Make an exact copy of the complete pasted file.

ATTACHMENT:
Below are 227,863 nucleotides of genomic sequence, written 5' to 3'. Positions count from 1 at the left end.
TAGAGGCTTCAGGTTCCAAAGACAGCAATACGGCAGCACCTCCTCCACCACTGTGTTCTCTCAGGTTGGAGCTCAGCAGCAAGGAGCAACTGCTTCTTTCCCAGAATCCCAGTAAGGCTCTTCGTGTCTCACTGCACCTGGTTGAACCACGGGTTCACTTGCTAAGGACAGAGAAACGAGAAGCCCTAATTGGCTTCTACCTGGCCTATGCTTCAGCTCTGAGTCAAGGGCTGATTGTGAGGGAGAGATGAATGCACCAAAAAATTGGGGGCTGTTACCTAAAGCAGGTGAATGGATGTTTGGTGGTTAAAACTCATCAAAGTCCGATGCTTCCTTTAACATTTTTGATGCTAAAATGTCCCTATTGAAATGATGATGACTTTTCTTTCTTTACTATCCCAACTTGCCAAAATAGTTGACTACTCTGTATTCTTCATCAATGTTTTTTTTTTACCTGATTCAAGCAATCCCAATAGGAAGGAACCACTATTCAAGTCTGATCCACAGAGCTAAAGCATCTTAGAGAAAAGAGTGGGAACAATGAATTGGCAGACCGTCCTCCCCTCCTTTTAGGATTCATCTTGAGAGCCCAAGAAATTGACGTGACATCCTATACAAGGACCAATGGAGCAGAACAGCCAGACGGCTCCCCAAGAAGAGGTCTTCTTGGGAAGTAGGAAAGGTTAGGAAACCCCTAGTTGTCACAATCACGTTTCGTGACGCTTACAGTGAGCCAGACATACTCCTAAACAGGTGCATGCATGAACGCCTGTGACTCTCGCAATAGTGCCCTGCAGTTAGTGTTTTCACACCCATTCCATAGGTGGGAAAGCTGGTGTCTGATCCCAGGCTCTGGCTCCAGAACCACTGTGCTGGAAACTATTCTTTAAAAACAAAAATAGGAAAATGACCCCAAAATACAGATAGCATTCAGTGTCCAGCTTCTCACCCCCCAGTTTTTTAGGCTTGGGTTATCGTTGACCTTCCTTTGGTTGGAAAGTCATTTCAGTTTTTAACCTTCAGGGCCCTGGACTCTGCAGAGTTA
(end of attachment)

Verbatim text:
Below are 227,863 nucleotides of genomic sequence, written 5' to 3'. Positions count from 1 at the left end.
TAGAGGCTTCAGGTTCCAAAGACAGCAATACGGCAGCACCTCCTCCACCACTGTGTTCTCTCAGGTTGGAGCTCAGCAGCAAGGAGCAACTGCTTCTTTCCCAGAATCCCAGTAAGGCTCTTCGTGTCTCACTGCACCTGGTTGAACCACGGGTTCACTTGCTAAGGACAGAGAAACGAGAAGCCCTAATTGGCTTCTACCTGGCCTATGCTTCAGCTCTGAGTCAAGGGCTGATTGTGAGGGAGAGATGAATGCACCAAAAAATTGGGGGCTGTTACCTAAAGCAGGTGAATGGATGTTTGGTGGTTAAAACTCATCAAAGTCCGATGCTTCCTTTAACATTTTTGATGCTAAAATGTCCCTATTGAAATGATGATGACTTTTCTTTCTTTACTATCCCAACTTGCCAAAATAGTTGACTACTCTGTATTCTTCATCAATGTTTTTTTTTTACCTGATTCAAGCAATCCCAATAGGAAGGAACCACTATTCAAGTCTGATCCACAGAGCTAAAGCATCTTAGAGAAAAGAGTGGGAACAATGAATTGGCAGACCGTCCTCCCCTCCTTTTAGGATTCATCTTGAGAGCCCAAGAAATTGACGTGACATCCTATACAAGGACCAATGGAGCAGAACAGCCAGACGGCTCCCCAAGAAGAGGTCTTCTTGGGAAGTAGGAAAGGTTAGGAAACCCCTAGTTGTCACAATCACGTTTCGTGACGCTTACAGTGAGCCAGACATACTCCTAAACAGGTGCATGCATGAACGCCTGTGACTCTCGCAATAGTGCCCTGCAGTTAGTGTTTTCACACCCATTCCATAGGTGGGAAAGCTGGTGTCTGATCCCAGGCTCTGGCTCCAGAACCACTGTGCTGGAAACTATTCTTTAAAAACAAAAATAGGAAAATGACCCCAAAATACAGATAGCATTCAGTGTCCAGCTTCTCACCCCCCAGTTTTTTAGGCTTGGGTTATCGTTGACCTTCCTTTGGTTGGAAAGTCATTTCAGTTTTTAACCTTCAGGGCCCTGGACTCTGCAGAGTTA